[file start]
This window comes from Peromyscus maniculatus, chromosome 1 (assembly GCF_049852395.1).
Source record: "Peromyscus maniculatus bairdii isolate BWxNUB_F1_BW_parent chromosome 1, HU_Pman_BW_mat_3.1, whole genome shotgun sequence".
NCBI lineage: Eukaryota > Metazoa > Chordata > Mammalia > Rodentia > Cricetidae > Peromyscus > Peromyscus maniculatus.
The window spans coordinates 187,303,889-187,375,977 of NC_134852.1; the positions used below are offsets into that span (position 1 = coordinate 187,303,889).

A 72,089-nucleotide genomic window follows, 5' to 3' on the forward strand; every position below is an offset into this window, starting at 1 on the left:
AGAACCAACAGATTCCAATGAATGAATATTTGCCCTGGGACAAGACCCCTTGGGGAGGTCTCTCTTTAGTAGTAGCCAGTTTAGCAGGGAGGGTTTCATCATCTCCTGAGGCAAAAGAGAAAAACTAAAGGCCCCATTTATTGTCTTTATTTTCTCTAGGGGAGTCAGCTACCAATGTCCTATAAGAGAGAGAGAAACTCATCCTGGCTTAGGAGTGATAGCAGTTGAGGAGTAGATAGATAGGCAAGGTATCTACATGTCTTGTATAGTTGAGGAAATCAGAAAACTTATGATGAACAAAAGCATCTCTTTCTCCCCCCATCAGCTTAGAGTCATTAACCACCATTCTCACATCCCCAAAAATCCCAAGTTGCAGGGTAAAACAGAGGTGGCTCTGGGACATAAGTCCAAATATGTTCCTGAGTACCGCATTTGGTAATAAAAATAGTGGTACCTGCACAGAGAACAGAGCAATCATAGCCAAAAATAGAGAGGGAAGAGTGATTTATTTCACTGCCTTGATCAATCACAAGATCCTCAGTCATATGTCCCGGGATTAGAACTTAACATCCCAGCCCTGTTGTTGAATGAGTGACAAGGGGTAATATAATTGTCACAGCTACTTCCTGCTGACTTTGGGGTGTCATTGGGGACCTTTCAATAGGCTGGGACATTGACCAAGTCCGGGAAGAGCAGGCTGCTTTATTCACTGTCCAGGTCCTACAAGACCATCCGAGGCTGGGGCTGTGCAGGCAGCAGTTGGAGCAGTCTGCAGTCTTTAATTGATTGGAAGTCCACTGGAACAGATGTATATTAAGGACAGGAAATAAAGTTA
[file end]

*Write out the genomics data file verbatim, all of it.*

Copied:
This window comes from Peromyscus maniculatus, chromosome 1 (assembly GCF_049852395.1).
Source record: "Peromyscus maniculatus bairdii isolate BWxNUB_F1_BW_parent chromosome 1, HU_Pman_BW_mat_3.1, whole genome shotgun sequence".
NCBI lineage: Eukaryota > Metazoa > Chordata > Mammalia > Rodentia > Cricetidae > Peromyscus > Peromyscus maniculatus.
The window spans coordinates 187,303,889-187,375,977 of NC_134852.1; the positions used below are offsets into that span (position 1 = coordinate 187,303,889).

A 72,089-nucleotide genomic window follows, 5' to 3' on the forward strand; every position below is an offset into this window, starting at 1 on the left:
AGAACCAACAGATTCCAATGAATGAATATTTGCCCTGGGACAAGACCCCTTGGGGAGGTCTCTCTTTAGTAGTAGCCAGTTTAGCAGGGAGGGTTTCATCATCTCCTGAGGCAAAAGAGAAAAACTAAAGGCCCCATTTATTGTCTTTATTTTCTCTAGGGGAGTCAGCTACCAATGTCCTATAAGAGAGAGAGAAACTCATCCTGGCTTAGGAGTGATAGCAGTTGAGGAGTAGATAGATAGGCAAGGTATCTACATGTCTTGTATAGTTGAGGAAATCAGAAAACTTATGATGAACAAAAGCATCTCTTTCTCCCCCCATCAGCTTAGAGTCATTAACCACCATTCTCACATCCCCAAAAATCCCAAGTTGCAGGGTAAAACAGAGGTGGCTCTGGGACATAAGTCCAAATATGTTCCTGAGTACCGCATTTGGTAATAAAAATAGTGGTACCTGCACAGAGAACAGAGCAATCATAGCCAAAAATAGAGAGGGAAGAGTGATTTATTTCACTGCCTTGATCAATCACAAGATCCTCAGTCATATGTCCCGGGATTAGAACTTAACATCCCAGCCCTGTTGTTGAATGAGTGACAAGGGGTAATATAATTGTCACAGCTACTTCCTGCTGACTTTGGGGTGTCATTGGGGACCTTTCAATAGGCTGGGACATTGACCAAGTCCGGGAAGAGCAGGCTGCTTTATTCACTGTCCAGGTCCTACAAGACCATCCGAGGCTGGGGCTGTGCAGGCAGCAGTTGGAGCAGTCTGCAGTCTTTAATTGATTGGAAGTCCACTGGAACAGATGTATATTAAGGACAGGAAATAAAGTTA